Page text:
Failed Targets: Natural Outcome
A new examination uncovers that not all of the publicized EPA-estimated ranges may be accurate, even though the ranking list of EVs with maximum range purportedly displays startling distances that a single charge can permit a vehicle to cover.
A Consumer Reports survey uncovered a noteworthy disparity in range between tested models. Topping the list was the Ford F-150 Lightning, whose 320 mile capacity was 50 miles lower than its EPA-estimate. Second in line was the Lucid Air, with 344 miles, an undershoot of the promised 384 miles. Lastly, the Tesla Model S sported an impressive 366 mile maximum – a mere 33 mile difference from its EPA projection.
In the interim, a number of electric vehicles like the Audi Q4, Genesis Electrified GV70, Hyundai Ioniq 6, Kia Niro EV, Lexus RZ450e, Nissan Ariya, and Subaru Solterra have each experienced a reduction of up to 20 miles in their maximum range.
What may have been the cause for the decline in range? Experiments were carried out on highways, where electric vehicles usually prove to be less efficient than when driving in a city. The Environmental Protection Agency (EPA) amalgamates town and motorway EV capability, which could potentially deceive.
The party of twenty-two cars – the odometers subject to 2,000 and 15,000 miles respectively – had their cruise control and Eco settings active, with a consistent speed of 70 mph. Additionally, the squad took into account that external temperature can alter EV range, as they performed the experiment in temperatures ranging from 70° to 90° Fahrenheit.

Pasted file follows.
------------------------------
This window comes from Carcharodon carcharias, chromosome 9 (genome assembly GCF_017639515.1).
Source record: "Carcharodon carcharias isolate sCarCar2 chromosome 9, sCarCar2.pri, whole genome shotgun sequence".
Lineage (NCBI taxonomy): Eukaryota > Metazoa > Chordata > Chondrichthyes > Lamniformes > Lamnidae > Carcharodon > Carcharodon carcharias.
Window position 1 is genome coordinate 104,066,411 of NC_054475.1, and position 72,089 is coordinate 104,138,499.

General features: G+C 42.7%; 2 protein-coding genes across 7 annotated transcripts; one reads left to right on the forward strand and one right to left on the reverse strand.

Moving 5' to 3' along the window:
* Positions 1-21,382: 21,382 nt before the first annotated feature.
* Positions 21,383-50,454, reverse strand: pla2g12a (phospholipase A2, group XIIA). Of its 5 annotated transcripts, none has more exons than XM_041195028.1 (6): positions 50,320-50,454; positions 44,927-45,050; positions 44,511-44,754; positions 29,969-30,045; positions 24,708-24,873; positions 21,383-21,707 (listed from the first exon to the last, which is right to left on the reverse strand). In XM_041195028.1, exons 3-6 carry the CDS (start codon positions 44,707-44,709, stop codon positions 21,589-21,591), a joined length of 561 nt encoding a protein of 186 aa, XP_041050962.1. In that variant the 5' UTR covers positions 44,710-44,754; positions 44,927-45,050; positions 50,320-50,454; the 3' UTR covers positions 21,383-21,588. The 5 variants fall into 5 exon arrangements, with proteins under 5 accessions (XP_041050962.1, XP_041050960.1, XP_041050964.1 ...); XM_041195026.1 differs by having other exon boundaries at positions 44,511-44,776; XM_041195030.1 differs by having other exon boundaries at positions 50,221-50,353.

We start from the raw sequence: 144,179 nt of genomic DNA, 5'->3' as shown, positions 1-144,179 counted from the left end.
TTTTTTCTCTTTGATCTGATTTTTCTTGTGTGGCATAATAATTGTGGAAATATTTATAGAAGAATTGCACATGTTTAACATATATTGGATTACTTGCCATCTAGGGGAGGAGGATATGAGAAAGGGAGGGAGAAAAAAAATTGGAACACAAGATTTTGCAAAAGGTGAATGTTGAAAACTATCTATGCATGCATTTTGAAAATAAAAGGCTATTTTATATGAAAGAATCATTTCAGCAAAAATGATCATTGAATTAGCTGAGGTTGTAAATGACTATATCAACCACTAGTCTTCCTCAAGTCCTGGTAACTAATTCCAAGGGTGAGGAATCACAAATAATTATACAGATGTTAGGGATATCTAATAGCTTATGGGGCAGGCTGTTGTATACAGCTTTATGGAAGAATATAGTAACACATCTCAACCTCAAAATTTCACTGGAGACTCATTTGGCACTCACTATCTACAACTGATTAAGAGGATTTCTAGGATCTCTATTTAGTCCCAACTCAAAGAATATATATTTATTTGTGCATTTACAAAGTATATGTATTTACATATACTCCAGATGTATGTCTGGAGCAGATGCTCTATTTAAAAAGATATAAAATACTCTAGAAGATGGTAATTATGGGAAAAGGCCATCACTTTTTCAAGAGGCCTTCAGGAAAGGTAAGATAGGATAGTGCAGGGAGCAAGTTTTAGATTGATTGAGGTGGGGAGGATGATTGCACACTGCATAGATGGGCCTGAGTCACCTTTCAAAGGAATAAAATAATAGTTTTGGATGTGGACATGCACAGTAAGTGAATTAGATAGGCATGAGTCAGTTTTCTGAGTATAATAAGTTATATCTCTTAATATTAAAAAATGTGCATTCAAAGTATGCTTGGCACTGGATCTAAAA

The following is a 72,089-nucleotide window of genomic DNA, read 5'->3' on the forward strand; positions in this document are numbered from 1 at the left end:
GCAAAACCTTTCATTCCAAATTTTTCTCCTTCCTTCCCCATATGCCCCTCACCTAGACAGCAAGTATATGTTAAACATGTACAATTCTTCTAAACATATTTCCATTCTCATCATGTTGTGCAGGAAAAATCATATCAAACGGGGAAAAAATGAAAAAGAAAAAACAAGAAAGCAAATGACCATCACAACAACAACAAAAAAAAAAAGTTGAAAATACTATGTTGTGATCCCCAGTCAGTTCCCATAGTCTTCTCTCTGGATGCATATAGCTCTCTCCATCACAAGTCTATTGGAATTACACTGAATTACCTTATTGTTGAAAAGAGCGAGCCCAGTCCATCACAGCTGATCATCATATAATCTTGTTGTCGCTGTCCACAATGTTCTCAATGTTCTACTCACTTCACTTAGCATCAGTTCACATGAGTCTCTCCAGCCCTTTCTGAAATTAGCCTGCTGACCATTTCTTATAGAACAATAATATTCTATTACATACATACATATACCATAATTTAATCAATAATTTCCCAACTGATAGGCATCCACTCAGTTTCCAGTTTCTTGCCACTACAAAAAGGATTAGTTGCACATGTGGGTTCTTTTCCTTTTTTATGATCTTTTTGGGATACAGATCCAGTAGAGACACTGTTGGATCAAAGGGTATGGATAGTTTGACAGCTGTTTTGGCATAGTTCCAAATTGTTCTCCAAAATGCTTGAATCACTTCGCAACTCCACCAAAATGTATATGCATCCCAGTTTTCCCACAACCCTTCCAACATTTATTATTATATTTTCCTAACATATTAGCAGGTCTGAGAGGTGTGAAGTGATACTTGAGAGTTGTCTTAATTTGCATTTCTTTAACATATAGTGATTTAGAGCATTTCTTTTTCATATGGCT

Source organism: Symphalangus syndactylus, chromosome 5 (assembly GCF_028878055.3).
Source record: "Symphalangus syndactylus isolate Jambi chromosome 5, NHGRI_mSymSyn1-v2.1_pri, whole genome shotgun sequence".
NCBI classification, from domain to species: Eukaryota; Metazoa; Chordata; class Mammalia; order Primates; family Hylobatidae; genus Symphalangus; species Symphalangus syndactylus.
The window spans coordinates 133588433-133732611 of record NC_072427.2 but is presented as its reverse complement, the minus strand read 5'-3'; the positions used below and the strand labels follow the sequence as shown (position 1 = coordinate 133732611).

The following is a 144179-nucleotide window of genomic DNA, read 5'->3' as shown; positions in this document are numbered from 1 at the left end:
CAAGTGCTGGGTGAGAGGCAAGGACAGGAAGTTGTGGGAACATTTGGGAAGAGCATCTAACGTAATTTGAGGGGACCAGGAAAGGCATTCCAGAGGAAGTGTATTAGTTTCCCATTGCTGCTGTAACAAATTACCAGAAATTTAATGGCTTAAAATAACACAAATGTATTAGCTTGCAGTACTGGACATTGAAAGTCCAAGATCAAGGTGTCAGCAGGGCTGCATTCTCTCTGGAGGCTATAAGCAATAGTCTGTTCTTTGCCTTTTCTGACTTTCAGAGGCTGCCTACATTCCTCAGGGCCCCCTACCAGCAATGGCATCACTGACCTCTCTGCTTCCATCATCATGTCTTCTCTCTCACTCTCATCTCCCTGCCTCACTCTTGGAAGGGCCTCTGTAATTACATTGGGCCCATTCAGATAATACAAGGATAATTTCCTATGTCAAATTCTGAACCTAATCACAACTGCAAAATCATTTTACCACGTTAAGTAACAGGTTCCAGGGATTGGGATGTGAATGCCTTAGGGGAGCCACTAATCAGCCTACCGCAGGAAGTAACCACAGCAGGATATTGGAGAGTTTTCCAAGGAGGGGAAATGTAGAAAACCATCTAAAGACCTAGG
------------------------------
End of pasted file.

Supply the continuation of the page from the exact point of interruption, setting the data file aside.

Despite the testing results that seemed to be unfavorable, there was, at the same time, plenty of good news. During this process, the EPA-rated distance for the Mercedes-Benz EQE four-door sedan was raised by a substantial 72 miles, bringing its score up to an impressive 260 miles. Furthermore, the BMW electric powered cars experienced noteworthy amplifications in travel range as well, with the i4 going up from 271 miles to 318 miles, and the mighty iX achieving 370 miles — which is a hefty 46 miles greater than the expected evaluation.
A number of electric vehicles have seen their ranges boosted, such as the Mercedes-Benz EQE SUV, which now goes 31 miles farther; the Mercedes-Benz EQS sedan and the Mercedes-Benz EQS SUV, gaining a 40-mile and 29-mile range respectively; the Ford Mustang Mach-E with an extra 29 miles; the Rivian R1T that can travel 20 miles further; the Volkswagen ID.4 that can go 13 miles more; the Hyundai Ioniq 5 another 11 miles; the Genesis GV60 three miles ahead; and the Kia EV6 too, boasting an extra three-mile range.
It is hoped that further investigations will rate EVs differently in terms of city driving and highway trips. This would give a better indication of which electronic vehicle to purchase, and allay any fears about ‘range anxiety’.